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Our View: More transparency needed with Duluth's street improvement program, tax

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Duluth taxpayers had good reason to feel a bit betrayed last week when the City Council approved the streets and bridges eligible for funding from the city’s new half-percent sales tax.

Two years ago, voters overwhelmingly endorsed the sales tax and the estimated $7 million a year it would generate to fix our aging, crumbling neighborhood streets. There was broad support for increasing city spending for street maintenance from an inadequate $3 million a year to a still-inadequate-but-much-better $10 million a year.

Duluthians now, however, have learned that some of the money already is spoken for. Rather than being spent in neighborhoods across the city, $500,000 of the $7 million a year — a total of $5 million over 10 years — is earmarked for road repairs specifically in Duluth’s hospital district. While Essentia Health and St. Luke’s plan to privately invest nearly $1 billion to completely makeover their medical campuses, the half-percent sales tax money is part of public funds lined up in support. Another $500,000 from the city’s utilities fund for utilities projects in the district and $100 million from the state are also part of the matching public support.

Public support for such a significant private investment is appropriate, no doubt. But there was no talk of tapping street-repair tax dollars back in 2017 when Duluthians were being wooed to vote in support. And that voter support was pointed to repeatedly as a key to winning legislative approval so the city could create the new tax.

So who proposed using the new sales tax for the medical district? And when?


“That gets proposed by the Legislature,” Mayor Emily Larson said last week in an exclusive interview with members of the News Tribune Editorial Board. “(Getting state funding support for an undertaking like the Duluth medical district makeover) is going to require some kind of local match. That’s just the nature of how some of that works.”

Originally, two legislative sessions ago, lawmakers sought $250,000 a year from the city’s general fund and $30 million over 10 years from the utilities fund. But, “Those were not options,” the mayor said. “Those were not commitments we could make.” That original proposal was rejected.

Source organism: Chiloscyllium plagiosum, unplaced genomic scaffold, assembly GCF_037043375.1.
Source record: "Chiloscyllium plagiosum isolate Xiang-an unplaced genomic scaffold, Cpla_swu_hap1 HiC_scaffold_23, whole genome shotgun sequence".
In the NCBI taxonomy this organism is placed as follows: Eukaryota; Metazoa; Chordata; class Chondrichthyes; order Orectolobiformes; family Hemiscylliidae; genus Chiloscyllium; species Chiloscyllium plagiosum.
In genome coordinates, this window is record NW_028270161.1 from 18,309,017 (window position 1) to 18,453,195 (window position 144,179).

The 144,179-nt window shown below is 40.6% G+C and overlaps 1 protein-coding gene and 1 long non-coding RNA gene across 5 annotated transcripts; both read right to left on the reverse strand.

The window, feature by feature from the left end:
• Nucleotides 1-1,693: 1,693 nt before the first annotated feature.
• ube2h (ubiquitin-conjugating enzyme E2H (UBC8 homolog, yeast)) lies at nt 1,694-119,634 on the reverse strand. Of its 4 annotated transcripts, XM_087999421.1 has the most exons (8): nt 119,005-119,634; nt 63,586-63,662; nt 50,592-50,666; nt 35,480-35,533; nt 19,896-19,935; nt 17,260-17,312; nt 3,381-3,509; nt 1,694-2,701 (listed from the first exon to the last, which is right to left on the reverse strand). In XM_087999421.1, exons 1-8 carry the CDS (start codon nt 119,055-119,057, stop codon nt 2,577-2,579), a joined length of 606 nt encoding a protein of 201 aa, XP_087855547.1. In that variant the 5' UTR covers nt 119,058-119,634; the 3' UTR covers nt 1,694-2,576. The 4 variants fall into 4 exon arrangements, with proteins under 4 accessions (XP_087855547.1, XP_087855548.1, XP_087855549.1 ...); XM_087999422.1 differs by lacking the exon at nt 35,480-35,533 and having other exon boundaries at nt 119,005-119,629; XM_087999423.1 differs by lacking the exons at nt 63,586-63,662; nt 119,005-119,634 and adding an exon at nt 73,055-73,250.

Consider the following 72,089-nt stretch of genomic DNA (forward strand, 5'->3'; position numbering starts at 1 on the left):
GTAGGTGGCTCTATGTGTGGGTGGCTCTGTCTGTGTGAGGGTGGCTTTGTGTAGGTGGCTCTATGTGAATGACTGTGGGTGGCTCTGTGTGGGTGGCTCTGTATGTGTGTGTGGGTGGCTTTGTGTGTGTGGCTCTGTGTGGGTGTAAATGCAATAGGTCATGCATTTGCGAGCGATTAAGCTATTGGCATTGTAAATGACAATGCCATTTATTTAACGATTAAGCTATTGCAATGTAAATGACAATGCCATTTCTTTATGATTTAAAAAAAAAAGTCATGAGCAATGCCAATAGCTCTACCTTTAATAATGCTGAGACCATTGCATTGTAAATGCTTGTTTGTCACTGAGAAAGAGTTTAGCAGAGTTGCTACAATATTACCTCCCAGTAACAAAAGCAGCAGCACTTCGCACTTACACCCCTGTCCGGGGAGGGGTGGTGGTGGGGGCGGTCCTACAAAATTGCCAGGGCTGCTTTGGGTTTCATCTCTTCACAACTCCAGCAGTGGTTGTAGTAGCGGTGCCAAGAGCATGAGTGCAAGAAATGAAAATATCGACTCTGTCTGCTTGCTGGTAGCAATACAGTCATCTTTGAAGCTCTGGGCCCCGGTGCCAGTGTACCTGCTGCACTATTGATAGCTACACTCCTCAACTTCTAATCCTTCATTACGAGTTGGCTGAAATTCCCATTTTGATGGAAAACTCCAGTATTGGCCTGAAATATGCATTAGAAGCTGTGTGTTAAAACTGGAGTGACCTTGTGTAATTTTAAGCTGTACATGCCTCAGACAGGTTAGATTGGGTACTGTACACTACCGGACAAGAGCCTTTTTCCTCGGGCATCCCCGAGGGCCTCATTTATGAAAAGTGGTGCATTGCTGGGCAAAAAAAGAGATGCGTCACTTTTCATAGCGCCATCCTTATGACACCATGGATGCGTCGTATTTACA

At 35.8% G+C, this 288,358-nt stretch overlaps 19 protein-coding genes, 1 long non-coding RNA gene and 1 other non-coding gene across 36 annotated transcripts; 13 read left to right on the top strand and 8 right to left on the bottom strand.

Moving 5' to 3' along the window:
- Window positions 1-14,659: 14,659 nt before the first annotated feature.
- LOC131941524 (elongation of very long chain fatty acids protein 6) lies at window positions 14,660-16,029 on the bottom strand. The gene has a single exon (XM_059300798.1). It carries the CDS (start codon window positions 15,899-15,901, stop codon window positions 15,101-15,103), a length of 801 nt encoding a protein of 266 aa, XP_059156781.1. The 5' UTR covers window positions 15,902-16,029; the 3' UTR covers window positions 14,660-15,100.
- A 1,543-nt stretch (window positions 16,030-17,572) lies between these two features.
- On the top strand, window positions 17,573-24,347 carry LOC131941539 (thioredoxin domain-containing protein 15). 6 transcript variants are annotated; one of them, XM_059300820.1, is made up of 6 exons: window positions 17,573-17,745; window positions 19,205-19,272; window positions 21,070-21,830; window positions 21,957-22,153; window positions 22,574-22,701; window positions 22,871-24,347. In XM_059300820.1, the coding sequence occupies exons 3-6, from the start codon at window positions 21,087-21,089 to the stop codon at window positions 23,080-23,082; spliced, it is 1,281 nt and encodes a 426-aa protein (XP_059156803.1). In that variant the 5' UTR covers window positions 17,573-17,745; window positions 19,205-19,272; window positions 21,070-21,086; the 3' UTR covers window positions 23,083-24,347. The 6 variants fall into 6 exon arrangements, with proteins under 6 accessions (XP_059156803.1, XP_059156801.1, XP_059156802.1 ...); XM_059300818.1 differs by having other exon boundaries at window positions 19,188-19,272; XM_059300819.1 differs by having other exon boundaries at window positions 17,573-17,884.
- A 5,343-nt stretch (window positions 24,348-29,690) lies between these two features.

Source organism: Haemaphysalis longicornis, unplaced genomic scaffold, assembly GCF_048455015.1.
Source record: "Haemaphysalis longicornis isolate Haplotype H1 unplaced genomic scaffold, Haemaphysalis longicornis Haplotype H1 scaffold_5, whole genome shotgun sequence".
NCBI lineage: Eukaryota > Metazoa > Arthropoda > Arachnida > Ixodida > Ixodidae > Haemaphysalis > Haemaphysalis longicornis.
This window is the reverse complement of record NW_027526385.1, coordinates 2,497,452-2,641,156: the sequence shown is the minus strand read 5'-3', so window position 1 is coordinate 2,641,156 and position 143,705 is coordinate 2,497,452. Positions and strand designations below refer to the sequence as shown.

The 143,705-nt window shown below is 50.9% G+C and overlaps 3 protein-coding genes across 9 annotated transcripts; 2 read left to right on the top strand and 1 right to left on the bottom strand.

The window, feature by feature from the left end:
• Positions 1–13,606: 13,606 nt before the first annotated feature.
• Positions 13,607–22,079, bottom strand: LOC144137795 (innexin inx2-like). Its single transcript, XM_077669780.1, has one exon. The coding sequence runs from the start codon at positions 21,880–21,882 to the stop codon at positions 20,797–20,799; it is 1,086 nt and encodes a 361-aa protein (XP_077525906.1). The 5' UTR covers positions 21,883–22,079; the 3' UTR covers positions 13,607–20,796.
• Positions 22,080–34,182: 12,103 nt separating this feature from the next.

Passed by lawmakers this year, and endorsed last week by the City Council, was the $500,000 a year from the new half-percent sales tax for street improvements in the medical district and $500,000 a year from the utilities fund for steam heat, water, and other utilities improvements in the medical district, according to the mayor.

“That’s really reasonable,” Larson contended. “That really is an equitable distribution and keeping within the spirit of what we need to do as a city to get projects done. … This is how the referendum was intended to be used. (It) was to work on streets across the city.”

Forgive voters if they don’t entirely agree this was reasonable or equitable. They supported a tax to fix streets in their neighborhoods. They didn’t endorse diverting any percentage of the tax, even a relatively small 7 percent, to what’s largely a business district where few of us live. So forgive voters, too, if they feel a bit betrayed.

Yes, the sales tax money going to the medical district will still be used to fix streets, as is its purpose. And, encouragingly, how the rest of the tax money gets spent will be decided by our elected city councilors following an inclusive, annual, and “very robust public process,” Larson promised.

“Every single project has to be approved by the Planning Commission, has to be approved by the City Council. So that is still in place,” she said.

Duluth taxpayers can insist that transparency also is in place when it comes to the city’s street-improvement program — far more transparency than this time.


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From the editorial: "There are all sorts of politically strategic reasons to refuse to publicly face voters and answer hard questions, but they tend to serve only the candidates while constituents and the voting public are snubbed and shortchanged."